The estimated prevalence of acute colonic diverticulitis in the United States appears to be on the rise, wrote Amir Qaseem, MD, and members of the ACP Clinical Guidelines Committee. “Approximately 200,000 hospitalizations for acute left-sided colonic diverticulitis occur in the United States each year, with annual costs of more than $8 billion. Timely and correct diagnosis of acute left-sided colonic diverticulitis is essential for the selection of the most appropriate management options.”
Diverticulitis is becoming increasingly common in patients treated by internal medicine physicians, according to the ACP, and the new clinical guidelines specify a course of treatment focused on outpatient management and minimal medications.
The guidelines, published in Annals of Internal Medicine, were based on a systematic review of evidence from studies published between Jan. 1, 1990, and June 1, 2020. Notably, right-sided diverticulitis was excluded because it is rare in Western countries and involves a different natural history and management options, the authors wrote.
In the guidelines, uncomplicated diverticulitis refers to localized inflammation, and complicated diverticulitis refers to “inflammation associated with an abscess, a phlegmon, a fistula, an obstruction, bleeding, or perforation.”
Guidance on diagnosis and management
In the first guideline,the authors provided three recommendations. First, they recommended that clinicians use abdominal CT imaging in cases of diagnostic uncertainty for patients with suspected acute left-sided colonic diverticulitis. The evidence showed that abdominal CT was associated with appropriate management in patients with suspected acute left-sided colonic diverticulitis, and that misdiagnosis with CT was rare.
Second, the authors of this guidance recommended management of most patients with acute left-sided colonic diverticulitis in an outpatient setting. Evidence showed that the risk for elective surgery and for recurrence were not significantly different based on inpatient or outpatient management.
The third recommendation advised clinicians to manage most patients without antibiotics. This recommendation was based on data showing no significant difference in quality of life at 3, 6, 12, or 24 months; no difference in diverticulitis-related complications; and no difference in the need for surgery in patients treated with antibiotics and those not treated with antibiotics.
All three recommendations are conditional, with low-certainty evidence, according to the authors.
Colonoscopy for diagnostic evaluation and interventions
In the second guideline,the authors advised clinicians to refer patients for a colonoscopy after an initial episode of complicated left-sided colonic diverticulitis if they have not had a recent colonoscopy.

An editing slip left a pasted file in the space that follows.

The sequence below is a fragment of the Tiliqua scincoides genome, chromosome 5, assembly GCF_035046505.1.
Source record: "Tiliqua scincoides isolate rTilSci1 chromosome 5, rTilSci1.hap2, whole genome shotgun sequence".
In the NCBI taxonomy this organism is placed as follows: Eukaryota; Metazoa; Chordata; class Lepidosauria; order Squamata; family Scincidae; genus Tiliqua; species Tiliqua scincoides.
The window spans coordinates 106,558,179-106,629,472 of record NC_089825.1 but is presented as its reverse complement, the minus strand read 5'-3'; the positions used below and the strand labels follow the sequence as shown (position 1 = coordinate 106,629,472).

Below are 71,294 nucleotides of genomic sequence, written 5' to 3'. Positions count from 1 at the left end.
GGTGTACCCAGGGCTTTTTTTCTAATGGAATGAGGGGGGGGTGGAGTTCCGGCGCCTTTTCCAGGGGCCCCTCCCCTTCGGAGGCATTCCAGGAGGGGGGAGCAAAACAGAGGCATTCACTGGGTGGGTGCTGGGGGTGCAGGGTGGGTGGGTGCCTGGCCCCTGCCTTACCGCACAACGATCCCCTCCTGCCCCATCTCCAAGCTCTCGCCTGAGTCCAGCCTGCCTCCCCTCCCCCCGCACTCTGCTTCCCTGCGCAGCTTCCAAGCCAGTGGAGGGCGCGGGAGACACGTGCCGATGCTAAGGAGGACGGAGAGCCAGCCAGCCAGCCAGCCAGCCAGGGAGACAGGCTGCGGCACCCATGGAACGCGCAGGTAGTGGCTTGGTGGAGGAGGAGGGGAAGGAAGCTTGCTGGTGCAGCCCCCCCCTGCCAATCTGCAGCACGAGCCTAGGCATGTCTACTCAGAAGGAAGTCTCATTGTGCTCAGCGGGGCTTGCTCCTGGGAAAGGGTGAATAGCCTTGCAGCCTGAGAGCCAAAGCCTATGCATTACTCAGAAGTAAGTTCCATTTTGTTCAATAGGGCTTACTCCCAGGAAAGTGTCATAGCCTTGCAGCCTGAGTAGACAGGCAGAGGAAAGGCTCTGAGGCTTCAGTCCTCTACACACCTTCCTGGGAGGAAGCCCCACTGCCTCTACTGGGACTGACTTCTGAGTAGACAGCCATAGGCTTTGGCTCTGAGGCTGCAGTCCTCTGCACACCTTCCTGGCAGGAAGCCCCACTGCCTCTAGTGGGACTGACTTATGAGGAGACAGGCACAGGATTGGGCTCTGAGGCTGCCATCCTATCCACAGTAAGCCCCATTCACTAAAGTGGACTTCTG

Although acute diverticulitis is usually uncomplicated, approximately 12% of cases are considered complicated, and these patients may have a higher prevalence of colorectal cancer, the authors noted. This recommendation was conditional, with low-certainty evidence. Additional diagnostic colonoscopy is not needed for patients who are up to date on recommended colorectal cancer screening, according to this guideline.
A second recommendation, given as a strong recommendation with high-certainty evidence, advised against using mesalamine to prevent recurrent diverticulitis. Evidence showed that use of mesalamine at doses ranging from 1.2 g/day to 4.8 g/day made no difference in recurrent diverticulitis risk compared with placebo. Mesalamine has no demonstrated clinical benefits, and has been associated with epigastric pain, nausea, diarrhea, dizziness, rash, and renal and hepatic impairment, the authors wrote.
The third recommendation advised the discussion of elective surgery with patients with a history of uncomplicated diverticulitis that persists or recurs frequently. Surgery also may be an option for patients with complicated diverticulitis, according to the guideline. However, “this recommendation does not apply to patients with uncomplicated diverticulitis that is not persistent or frequently recurring,” the authors wrote.
The decision to pursue elective surgery should be informed and personalized according to potential benefits, harms, costs, and patient preferences, they said. This recommendation is conditional, with low-certainty evidence.
This new guideline was designed “to guide care based on the best available evidence and may not apply to all patients or individual clinical situations,” the authors emphasized. “It should not be used as a replacement for a clinician’s judgment.”